The Hong Kong Rugby Sevens Tournament has Returned. Rugby Union Claims that Despite COVID Restrictions, Demand is High

The Hong Kong Rugby Sevens Tournament has Returned. Rugby Union Claims that Despite COVID Restrictions, Demand is High

The first Hong Kong Rugby Sevens competition since the Covid-19 epidemic begins on Friday (November 4, 2022).

Chris Brooke, chairman of the Hong Kong Rugby Union, indicated that interest to attend the event is still high despite the city’s tight pandemic laws.

“I think people are looking forward to a fun weekend. Those restrictions are there but I don’t think it takes away from the key ingredients of the Sevens which is great rugby, entertainment and a fun weekend,” Brooke said.

The 40,000-seat Hong Kong Stadium will host the competition, although the government has limited seating to 85% capacity, allowing only up to 34,000 spectators per day. According to Brooke, approximately 26,500 tickets have been sold, with most attendees probably hailing from Hong Kong.

The three-day sporting event could have easily drawn 120,000 spectators before the outbreak. According to Reuters, the tournament brought in over $400 million Hong Kong dollars ($50 million) in 2019, with half of the attendance coming from outside countries.

Instead of the usual 24 teams, only 16 teams will be competing at the Hong Kong Rugby Sevens this year. There will also be no women’s tournament this time around.

The Fiji team has won the tournament five times in a row and will play their first match against Japan on Friday.

The rules

Many of Hong Kong’s pandemic regulations are still in effect despite the fact that the region’s neighbors have mostly abandoned their Covid-19 restrictions.

According to the Hong Kong Sevens website, spectators will be placed in groups of 12 and will be required to wear face masks at all times while they are not consuming food or beverages.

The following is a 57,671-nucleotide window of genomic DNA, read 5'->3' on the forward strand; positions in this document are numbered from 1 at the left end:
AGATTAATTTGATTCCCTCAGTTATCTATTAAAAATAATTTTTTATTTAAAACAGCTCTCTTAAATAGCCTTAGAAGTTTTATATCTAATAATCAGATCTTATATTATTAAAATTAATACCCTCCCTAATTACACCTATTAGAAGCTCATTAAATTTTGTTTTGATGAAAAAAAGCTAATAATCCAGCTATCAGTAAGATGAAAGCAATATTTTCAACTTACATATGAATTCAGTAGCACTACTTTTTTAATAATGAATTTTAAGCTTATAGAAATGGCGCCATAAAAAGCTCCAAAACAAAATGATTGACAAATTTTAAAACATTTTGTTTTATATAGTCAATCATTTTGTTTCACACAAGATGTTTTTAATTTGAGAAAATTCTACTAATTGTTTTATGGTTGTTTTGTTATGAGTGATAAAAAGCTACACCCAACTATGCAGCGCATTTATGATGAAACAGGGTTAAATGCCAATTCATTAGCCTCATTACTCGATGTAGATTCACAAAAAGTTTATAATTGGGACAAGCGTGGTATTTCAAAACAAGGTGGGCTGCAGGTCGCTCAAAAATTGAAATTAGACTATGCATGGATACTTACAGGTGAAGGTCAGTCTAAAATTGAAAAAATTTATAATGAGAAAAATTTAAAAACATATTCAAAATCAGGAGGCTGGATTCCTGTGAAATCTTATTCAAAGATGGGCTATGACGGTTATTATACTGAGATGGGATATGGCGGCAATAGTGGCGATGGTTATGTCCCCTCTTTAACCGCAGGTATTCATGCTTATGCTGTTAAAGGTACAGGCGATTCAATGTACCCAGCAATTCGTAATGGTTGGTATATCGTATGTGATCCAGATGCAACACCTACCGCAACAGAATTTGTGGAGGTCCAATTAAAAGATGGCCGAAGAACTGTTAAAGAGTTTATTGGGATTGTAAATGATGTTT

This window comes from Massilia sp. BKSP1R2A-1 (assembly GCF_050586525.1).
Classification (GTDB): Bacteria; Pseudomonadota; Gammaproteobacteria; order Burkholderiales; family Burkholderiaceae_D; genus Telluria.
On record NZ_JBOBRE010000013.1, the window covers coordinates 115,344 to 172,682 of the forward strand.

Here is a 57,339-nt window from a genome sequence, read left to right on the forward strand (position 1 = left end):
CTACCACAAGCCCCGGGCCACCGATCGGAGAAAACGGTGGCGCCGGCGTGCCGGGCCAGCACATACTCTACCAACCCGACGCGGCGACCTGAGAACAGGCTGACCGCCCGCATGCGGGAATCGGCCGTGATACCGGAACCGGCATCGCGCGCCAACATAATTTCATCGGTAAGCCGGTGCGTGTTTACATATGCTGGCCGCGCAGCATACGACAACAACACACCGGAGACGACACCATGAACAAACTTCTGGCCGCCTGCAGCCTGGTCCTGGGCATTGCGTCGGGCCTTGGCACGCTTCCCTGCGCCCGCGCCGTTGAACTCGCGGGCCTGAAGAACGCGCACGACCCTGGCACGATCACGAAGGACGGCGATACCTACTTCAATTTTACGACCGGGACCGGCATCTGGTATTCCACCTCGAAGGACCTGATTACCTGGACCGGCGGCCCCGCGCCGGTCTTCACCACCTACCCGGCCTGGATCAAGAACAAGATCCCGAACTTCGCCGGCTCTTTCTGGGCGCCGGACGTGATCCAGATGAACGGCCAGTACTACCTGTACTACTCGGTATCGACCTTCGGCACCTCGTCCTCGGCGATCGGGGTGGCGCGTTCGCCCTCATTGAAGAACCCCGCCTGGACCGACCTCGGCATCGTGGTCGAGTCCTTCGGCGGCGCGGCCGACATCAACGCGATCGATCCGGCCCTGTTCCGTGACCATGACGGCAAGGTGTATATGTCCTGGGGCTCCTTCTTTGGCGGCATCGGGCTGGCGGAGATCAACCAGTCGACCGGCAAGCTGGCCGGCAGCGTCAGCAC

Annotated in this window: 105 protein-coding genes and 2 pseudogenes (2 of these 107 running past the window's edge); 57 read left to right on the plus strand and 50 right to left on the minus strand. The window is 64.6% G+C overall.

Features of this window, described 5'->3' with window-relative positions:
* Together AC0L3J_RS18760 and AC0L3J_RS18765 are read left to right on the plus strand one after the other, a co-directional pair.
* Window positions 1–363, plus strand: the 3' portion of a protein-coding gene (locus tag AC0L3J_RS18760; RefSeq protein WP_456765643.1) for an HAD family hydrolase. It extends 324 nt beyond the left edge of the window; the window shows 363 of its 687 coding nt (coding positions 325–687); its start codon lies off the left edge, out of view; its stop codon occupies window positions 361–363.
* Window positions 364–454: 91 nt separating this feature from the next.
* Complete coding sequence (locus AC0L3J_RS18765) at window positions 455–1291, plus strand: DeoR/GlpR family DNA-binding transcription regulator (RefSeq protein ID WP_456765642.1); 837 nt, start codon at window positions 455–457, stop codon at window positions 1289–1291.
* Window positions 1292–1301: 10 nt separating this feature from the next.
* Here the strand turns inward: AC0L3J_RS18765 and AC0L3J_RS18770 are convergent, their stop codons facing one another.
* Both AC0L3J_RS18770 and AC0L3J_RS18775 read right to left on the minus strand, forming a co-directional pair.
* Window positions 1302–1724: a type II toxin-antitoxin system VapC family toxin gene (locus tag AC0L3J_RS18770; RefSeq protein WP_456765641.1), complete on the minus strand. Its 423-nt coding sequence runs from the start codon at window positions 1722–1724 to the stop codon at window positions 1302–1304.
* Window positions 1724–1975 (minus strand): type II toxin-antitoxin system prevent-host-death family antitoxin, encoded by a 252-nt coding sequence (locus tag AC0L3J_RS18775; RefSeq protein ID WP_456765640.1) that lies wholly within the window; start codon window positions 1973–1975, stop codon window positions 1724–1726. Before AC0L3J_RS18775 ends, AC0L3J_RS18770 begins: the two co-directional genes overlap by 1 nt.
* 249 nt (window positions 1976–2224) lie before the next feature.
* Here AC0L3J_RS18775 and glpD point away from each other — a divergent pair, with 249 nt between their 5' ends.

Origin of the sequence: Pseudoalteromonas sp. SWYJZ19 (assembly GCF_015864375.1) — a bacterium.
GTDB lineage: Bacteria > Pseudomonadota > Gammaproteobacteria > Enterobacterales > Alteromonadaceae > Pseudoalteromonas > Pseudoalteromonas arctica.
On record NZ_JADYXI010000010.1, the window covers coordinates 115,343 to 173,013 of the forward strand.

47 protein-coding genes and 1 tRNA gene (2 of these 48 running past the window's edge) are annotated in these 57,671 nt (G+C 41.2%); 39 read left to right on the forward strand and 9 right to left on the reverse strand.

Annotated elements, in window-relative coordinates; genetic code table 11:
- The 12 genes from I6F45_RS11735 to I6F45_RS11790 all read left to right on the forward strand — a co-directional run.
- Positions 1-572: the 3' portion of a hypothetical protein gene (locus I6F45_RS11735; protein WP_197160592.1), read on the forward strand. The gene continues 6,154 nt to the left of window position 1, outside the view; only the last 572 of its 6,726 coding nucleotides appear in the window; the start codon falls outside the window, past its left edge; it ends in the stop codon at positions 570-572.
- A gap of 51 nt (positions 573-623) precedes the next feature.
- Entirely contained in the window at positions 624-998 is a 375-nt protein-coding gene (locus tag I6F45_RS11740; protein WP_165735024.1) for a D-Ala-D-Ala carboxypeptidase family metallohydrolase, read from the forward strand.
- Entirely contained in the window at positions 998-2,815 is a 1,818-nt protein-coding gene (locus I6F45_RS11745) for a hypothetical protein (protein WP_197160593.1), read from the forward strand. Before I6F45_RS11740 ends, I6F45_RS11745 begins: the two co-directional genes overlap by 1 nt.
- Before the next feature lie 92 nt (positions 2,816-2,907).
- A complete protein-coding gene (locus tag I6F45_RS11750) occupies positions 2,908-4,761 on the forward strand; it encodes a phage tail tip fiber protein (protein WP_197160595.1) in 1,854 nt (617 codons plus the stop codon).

The site stated that attendees must show their Leave Home Safe Vaccine Pass and a snapshot of a quick antigen test with their name and date in order to comply with government regulations.

Like athletes were kept safe at the Winter Olympics in Beijing earlier this year, players must abide by Covid rules and remain inside a quarantine bubble.

“They’re very positive about being here … They’re very happy to go through that process to make sure they can get on the pitch,” said Brooke.

Navigating the rules has been difficult for the Hong Kong Rugby Union, which relies on the Rugby Sevens for most of its revenue.

Brooke said the organization had to significantly cut spending over the last two years and slashed headcount by 50%.

“We’ve always been aware of the reliance on the Sevens and we’ve always been trying to reduce that pre-Covid as well … We recognize that we need to look at alternative revenue streams,” Brooke said.

“It is quite challenging, but I think the focus going forward will be to ensure that we’ve got a good balance between the Sevens income and other revenue sources,” he added.

Still, Brooke is optimistic that the rugby union is moving in the right direction and is hoping for a good mix of local and international spectators in 2023.

“It’d be great if we can get these major events going over the next three to four months because I think it really helps the local community and obviously helps Hong Kong’s status as an international hub.”